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May 23, 2017

What is that white stuff that leaks from batteries?

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Why do batteries leak?

Carbon-zinc batteries (LeClanche cells)

When you open a dead flashlight you might find a scarry multicolored mess. White powdery gunk, and corrosion of the terminals. A carbon-zinc flashlight battery consists of a zinc can filled with manganese dioxide and liquid. The liquid is water with either ammonium chloride or zinc chloride dissolved in it. The battery leaks when the zinc can is dissolved. The liquid at this point can contain ammonium chloride and zinc chloride. There is also a starch paste used as the separator, and this can also leak out.

When the battery is totally discharged the reaction products include manganese hydroxide, zinc ammonium chloride, ammonia, zinc chloride, zinc oxide, and water. So for a carbon zinc battery the white gunk is a mixture of these compounds and starch. None of these are toxic, in fact they can all be used in fertilizer.

But WHY do they leak? The battery power comes from a chemical reaction which consumes the zinc. The zinc can eventually dissolves due to the main reactions and other side reactions, which is why it is more likely to leak when left to discharge even when it is dead, as when your five year old leaves the flashlight on and hides it under his bed.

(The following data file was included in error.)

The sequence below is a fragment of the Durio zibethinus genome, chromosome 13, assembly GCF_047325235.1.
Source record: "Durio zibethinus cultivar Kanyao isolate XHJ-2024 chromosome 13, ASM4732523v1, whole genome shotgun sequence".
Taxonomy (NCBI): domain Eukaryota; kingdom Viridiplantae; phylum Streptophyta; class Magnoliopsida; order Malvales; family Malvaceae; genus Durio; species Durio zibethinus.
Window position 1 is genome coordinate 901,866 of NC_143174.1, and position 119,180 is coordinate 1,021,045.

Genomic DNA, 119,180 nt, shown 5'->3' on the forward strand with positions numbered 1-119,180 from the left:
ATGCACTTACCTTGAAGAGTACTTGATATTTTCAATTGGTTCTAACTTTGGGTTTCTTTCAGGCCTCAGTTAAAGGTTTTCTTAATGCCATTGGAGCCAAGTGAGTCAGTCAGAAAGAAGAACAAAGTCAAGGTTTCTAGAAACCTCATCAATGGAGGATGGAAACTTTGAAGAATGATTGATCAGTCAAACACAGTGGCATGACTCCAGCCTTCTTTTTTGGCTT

Alkaline batteries

Alkaline batteries are very similar to carbon zinc batteries. They use manganese dioxide and metallic zinc as the reactive materials, but they use an alkaline potassium hydroxide solution for the electrolyte instead of the mildly acidic ammonium chloride. The reaction products are manganese oxide and zinc oxide with by-products of manganese hydroxide and zinc hydroxide. So the white residue consists of manganese oxide, zinc oxide, potassium hydroxide, zinc hydroxide, and manganese hydroxide. Soon after oozing out, the potassium hydroxide reacts with carbon dioxide in the air to form potassium carbonate. Again, none of these chemicals is toxic, and all can be used in fertilizer.

Some people will look up the MSDS and see that there is potassium hydroxide electrolyte and warn you that this is corrosive and could eat your skin and blind you. There isn't any free liquid, it is all absorbed into the battery components. If you cut the battery and smeared the black manganese dioxide powder on your hands you might get a slippery feeling as the lye converts oils in your skin into soap. But as mentioned above, a few hours exposure to atmospheric carbon dioxide will convert the KOH into K2CO3, which is perfectly safe. The KOH is very soluble, but the potassium carbonate isn't so much, which is a test to see if the reaction has occurred. In a flashlight the ingress of CO2 is slow, so the KOH has time to corrode the innards of the flashlight.

But WHY do alkaline batteries leak?

There are side reactions that generate hydrogen gas--basically the zinc breaks down the water. This gas will build up in pressure and eventually vent, driving some of the liquid electrolyte out with it. Manufacturers at one time uses mercury to form a non-reactive skin on the zinc to prevent this, but of course due to government mandates mercury is no longer used in alkaline batteries.


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